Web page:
Five months ago, the Minister of Petroleum Resources, Diezani Alison-Madueke, said Nigeria was on the verge of putting its oil blocks on sale for 2010.
The minister’s pronouncement elicited mixed feelings among stakeholders in the industry; some felt the conduct of the oil bid round at this time is needless since the previous one conducted in 2007 was mired in controversy.
Alison-Madueke, who gave the assurance while addressing the international oil community at the ongoing Offshore Technology Conference in Houston, Texas, United States, also disclosed that the licensing round, which is expected to rake in $880 million into the federal treasury, according to the 2010 budget projections, would be held “as soon as possible.” About two billion barrels of oil reserves, including big and marginal fields, would be auctioned in the renewed bidding round.
She said the assets on offer would include those that some operators have relinquished, having deemed them uneconomical to exploit. Oil blocks that were unsold in previous biddings could also be available, as well as others not previously offered.
“We will move very aggressively because we have very little time in this dispensation. But we will make sure that it is done right and done transparently within the tenet of due process,” the minister said and further assured that she is already reviewing aspects of the industry.
Two months before the expiration of the year, the nation is unsure about the conduct of the bid round, even though the minister for umpteenth time promised that the exercise would come up.
Reporters at the recent media forum of the Department of Petroleum Resources (DPR) sought to know from the director, Andrew Obaje when the exercise would come up but he retorted that he didn’t have any idea. He, however, said there was no fixed date yet for the 2010 bid rounds for marginal fields and oil blocks.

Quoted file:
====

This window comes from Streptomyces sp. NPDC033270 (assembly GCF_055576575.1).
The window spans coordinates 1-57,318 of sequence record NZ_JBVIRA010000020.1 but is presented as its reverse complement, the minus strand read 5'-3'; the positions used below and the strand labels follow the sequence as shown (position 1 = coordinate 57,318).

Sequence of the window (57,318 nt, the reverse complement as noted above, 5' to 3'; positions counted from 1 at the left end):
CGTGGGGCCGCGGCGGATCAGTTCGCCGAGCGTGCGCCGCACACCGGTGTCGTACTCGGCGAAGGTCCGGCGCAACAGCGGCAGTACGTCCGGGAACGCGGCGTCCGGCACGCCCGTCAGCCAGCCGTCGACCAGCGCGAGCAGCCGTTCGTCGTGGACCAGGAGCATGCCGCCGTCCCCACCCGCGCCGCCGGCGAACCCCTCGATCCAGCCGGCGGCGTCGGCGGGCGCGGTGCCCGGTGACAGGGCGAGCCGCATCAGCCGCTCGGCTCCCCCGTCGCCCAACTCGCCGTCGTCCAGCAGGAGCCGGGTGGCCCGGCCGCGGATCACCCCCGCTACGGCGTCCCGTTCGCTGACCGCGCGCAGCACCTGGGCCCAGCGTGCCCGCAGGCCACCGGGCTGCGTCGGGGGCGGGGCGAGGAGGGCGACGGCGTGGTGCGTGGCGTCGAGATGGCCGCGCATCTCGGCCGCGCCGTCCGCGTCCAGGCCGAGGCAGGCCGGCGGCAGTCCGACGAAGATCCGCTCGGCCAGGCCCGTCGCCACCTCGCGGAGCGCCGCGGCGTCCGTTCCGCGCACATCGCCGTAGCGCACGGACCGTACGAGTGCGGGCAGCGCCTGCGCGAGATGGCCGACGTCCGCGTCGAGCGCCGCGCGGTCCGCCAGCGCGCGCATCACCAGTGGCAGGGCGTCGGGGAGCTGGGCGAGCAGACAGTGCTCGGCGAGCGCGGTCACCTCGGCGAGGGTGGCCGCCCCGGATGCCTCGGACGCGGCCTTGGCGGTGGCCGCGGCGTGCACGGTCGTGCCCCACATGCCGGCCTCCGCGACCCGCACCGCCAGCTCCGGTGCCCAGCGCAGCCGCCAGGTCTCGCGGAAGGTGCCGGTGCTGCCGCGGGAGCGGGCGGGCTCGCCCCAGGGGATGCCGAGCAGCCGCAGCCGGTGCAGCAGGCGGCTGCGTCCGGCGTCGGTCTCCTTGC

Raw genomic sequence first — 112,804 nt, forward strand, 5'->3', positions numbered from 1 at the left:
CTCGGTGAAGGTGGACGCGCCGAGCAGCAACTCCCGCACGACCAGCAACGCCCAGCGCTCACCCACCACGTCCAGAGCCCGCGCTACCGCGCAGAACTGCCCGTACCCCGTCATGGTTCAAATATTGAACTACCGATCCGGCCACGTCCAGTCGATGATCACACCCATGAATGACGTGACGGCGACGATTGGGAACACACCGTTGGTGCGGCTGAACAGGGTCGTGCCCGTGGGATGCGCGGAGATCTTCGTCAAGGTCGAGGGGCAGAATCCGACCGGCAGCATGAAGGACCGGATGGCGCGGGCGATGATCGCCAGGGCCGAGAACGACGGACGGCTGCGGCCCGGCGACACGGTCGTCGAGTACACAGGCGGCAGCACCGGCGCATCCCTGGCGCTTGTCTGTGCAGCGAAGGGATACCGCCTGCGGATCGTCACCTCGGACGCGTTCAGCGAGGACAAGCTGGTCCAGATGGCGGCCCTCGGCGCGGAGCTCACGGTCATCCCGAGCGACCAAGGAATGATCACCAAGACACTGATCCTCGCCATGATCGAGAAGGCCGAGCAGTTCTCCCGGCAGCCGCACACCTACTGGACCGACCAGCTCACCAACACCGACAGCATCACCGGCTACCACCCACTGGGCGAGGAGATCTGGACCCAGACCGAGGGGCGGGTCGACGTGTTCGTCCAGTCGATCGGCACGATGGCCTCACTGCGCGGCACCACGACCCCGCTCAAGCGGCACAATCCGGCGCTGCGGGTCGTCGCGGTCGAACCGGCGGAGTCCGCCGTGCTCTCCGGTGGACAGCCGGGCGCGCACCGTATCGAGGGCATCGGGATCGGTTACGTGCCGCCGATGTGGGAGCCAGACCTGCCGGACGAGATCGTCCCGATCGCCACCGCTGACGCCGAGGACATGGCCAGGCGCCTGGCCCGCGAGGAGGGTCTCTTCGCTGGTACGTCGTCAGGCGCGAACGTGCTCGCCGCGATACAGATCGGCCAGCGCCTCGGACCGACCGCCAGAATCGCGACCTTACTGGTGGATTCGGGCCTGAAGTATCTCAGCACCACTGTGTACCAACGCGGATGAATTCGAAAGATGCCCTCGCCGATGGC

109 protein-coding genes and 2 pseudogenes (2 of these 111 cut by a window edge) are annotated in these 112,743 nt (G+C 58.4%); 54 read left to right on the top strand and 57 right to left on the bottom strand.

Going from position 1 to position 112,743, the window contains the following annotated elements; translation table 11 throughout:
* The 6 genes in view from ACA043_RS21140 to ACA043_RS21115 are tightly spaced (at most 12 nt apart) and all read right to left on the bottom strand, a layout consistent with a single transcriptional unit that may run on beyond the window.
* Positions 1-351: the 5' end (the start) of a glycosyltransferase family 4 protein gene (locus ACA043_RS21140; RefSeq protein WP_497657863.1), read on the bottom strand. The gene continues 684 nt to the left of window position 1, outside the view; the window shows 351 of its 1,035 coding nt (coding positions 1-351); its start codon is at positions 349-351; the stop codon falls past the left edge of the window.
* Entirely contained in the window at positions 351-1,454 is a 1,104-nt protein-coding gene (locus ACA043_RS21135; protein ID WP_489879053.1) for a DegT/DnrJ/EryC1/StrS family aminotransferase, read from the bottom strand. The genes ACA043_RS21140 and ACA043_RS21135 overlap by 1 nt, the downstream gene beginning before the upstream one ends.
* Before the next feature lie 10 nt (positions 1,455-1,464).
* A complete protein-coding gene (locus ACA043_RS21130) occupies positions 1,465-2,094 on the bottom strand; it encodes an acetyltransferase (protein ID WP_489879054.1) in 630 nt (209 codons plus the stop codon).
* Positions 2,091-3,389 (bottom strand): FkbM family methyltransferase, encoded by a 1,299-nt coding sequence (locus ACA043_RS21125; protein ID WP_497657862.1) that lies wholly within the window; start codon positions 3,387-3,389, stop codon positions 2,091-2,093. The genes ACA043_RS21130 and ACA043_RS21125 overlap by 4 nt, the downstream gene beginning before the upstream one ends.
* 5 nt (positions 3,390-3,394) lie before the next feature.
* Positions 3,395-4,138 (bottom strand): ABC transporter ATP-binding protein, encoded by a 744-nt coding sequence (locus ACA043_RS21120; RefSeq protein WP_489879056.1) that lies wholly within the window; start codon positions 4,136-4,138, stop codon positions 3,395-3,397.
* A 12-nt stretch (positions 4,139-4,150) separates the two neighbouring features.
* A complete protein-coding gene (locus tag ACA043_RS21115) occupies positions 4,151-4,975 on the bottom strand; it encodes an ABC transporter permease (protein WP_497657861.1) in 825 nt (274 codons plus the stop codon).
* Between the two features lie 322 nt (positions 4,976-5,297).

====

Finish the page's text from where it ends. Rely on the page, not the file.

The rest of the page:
According to him, it was only the Federal Government that could determine when the exercise would come up.
The DPR usually plays a key role in the oil licensing rounds as it always organised it on behalf of government.
Previous bidding exercises, particularly the 2007 round, was virtually marred by intrigues which forced the Federal Government to withdraw some allocated blocks.
Besides, the 2007 bid round which earned $615 million for the Federal Government was stewed in by litigation, involving the tender of 45 oil blocks. 23 of these blocks were allocated to various oil and gas companies through competitive bidding.
Former Minister for Energy, Dr. Edmund Daukoru had said that the remaining 22 oil blocks that were not bidden for through the process, would be ploughed back into the basket for the incoming government to sell to prospective investors.
Former President Umaru Musa Yar Adua set up a special committee to probe the controversial licensing round.
The committee’s report, signed by the Permanent Secretary, Mr. Sadiq Mahmood, was submitted to the president on October 19, 2007, with conclusions that the exercise was not properly conducted causing the then Director of DPR, Mr. Tony Chukwueke, to be shown the way out of the agency.
Only nine companies, the report said, complied with the prequalification requirements in line with the 2007 guidelines; three companies won their bid but were constituted into “Force Joint Ventures” by the DPR
Six companies neither met the requirements, nor formally bade for the blocks which were offered to them; about six blocks were unilaterally awarded by the DPR after the bid conference had been concluded; four blocks attracted litigation, while the remaining are to be returned to the basket at the next bidding round.
The blocks pushed to next licensing round include OPLs 454, 250, 251, 201, 288, 249, 319, 327, 328, 454, 712, 723, 732, 808, 811 and 813. Also in the Anambra basin are five blocks viz: OPLs 901, 902, 903, 904 and 906. Besides, about nine applicants at the bidding round did not pay for the mandatory application fee; 13 applicants did not pay for the mandatory processing fee, while 14 firms did not pay for the mandatory data prying fee but were allowed to participate in the bid round resulting in a loss of about $335,000 to the Federal Government.